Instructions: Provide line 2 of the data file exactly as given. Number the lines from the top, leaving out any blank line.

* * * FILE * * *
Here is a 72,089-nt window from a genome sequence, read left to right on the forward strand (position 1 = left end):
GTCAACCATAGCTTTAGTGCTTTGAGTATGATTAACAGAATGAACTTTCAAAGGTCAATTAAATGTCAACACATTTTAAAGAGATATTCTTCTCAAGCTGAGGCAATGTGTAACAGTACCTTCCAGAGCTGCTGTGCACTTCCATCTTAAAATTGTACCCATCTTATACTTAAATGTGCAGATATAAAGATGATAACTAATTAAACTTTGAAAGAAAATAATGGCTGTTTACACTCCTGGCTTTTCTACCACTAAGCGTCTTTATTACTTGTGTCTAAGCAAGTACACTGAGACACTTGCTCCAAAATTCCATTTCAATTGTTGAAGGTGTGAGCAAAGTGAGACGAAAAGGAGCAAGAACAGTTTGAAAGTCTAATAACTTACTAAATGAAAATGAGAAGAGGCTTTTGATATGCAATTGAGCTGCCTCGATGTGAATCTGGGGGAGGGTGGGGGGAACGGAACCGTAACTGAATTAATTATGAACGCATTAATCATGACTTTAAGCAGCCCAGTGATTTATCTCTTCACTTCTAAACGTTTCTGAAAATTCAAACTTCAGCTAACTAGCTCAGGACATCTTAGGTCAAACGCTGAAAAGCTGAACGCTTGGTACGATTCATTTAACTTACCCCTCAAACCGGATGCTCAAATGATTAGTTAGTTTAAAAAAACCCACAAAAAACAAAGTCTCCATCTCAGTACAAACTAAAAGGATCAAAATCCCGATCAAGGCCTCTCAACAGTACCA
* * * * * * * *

GTCAACCATAGCTTTAGTGCTTTGAGTATGATTAACAGAATGAACTTTCAAAGGTCAATTAAATGTCAACACATTTTAAAGAGATATTCTTCTCAAGCTGAGGCAATGTGTAACAGTACCTTCCAGAGCTGCTGTGCACTTCCATCTTAAAATTGTACCCATCTTATACTTAAATGTGCAGATATAAAGATGATAACTAATTAAACTTTGAAAGAAAATAATGGCTGTTTACACTCCTGGCTTTTCTACCACTAAGCGTCTTTATTACTTGTGTCTAAGCAAGTACACTGAGACACTTGCTCCAAAATTCCATTTCAATTGTTGAAGGTGTGAGCAAAGTGAGACGAAAAGGAGCAAGAACAGTTTGAAAGTCTAATAACTTACTAAATGAAAATGAGAAGAGGCTTTTGATATGCAATTGAGCTGCCTCGATGTGAATCTGGGGGAGGGTGGGGGGAACGGAACCGTAACTGAATTAATTATGAACGCATTAATCATGACTTTAAGCAGCCCAGTGATTTATCTCTTCACTTCTAAACGTTTCTGAAAATTCAAACTTCAGCTAACTAGCTCAGGACATCTTAGGTCAAACGCTGAAAAGCTGAACGCTTGGTACGATTCATTTAACTTACCCCTCAAACCGGATGCTCAAATGATTAGTTAGTTTAAAAAAACCCACAAAAAACAAAGTCTCCATCTCAGTACAAACTAAAAGGATCAAAATCCCGATCAAGGCCTCTCAACAGTACCA